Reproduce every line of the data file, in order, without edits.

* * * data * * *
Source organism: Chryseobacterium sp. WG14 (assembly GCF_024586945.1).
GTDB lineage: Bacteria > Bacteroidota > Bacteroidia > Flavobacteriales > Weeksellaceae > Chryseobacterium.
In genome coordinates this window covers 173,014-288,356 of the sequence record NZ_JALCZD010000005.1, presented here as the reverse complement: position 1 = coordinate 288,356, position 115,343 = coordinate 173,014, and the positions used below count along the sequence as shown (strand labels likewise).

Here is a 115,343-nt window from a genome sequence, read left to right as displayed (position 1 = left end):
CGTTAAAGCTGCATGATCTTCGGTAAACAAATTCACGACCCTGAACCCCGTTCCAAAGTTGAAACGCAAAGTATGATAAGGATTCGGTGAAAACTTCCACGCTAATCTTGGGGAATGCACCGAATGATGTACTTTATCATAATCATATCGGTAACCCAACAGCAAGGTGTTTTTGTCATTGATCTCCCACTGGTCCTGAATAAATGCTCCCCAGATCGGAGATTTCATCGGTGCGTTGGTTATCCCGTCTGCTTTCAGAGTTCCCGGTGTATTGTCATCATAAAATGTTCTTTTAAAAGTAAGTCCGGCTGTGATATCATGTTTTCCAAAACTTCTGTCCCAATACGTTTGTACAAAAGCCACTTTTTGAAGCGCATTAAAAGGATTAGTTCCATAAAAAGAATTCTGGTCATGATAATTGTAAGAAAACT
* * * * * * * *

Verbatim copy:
Source organism: Chryseobacterium sp. WG14 (assembly GCF_024586945.1).
GTDB lineage: Bacteria > Bacteroidota > Bacteroidia > Flavobacteriales > Weeksellaceae > Chryseobacterium.
In genome coordinates this window covers 173,014-288,356 of the sequence record NZ_JALCZD010000005.1, presented here as the reverse complement: position 1 = coordinate 288,356, position 115,343 = coordinate 173,014, and the positions used below count along the sequence as shown (strand labels likewise).

Here is a 115,343-nt window from a genome sequence, read left to right as displayed (position 1 = left end):
CGTTAAAGCTGCATGATCTTCGGTAAACAAATTCACGACCCTGAACCCCGTTCCAAAGTTGAAACGCAAAGTATGATAAGGATTCGGTGAAAACTTCCACGCTAATCTTGGGGAATGCACCGAATGATGTACTTTATCATAATCATATCGGTAACCCAACAGCAAGGTGTTTTTGTCATTGATCTCCCACTGGTCCTGAATAAATGCTCCCCAGATCGGAGATTTCATCGGTGCGTTGGTTATCCCGTCTGCTTTCAGAGTTCCCGGTGTATTGTCATCATAAAATGTTCTTTTAAAAGTAAGTCCGGCTGTGATATCATGTTTTCCAAAACTTCTGTCCCAATACGTTTGTACAAAAGCCACTTTTTGAAGCGCATTAAAAGGATTAGTTCCATAAAAAGAATTCTGGTCATGATAATTGTAAGAAAACT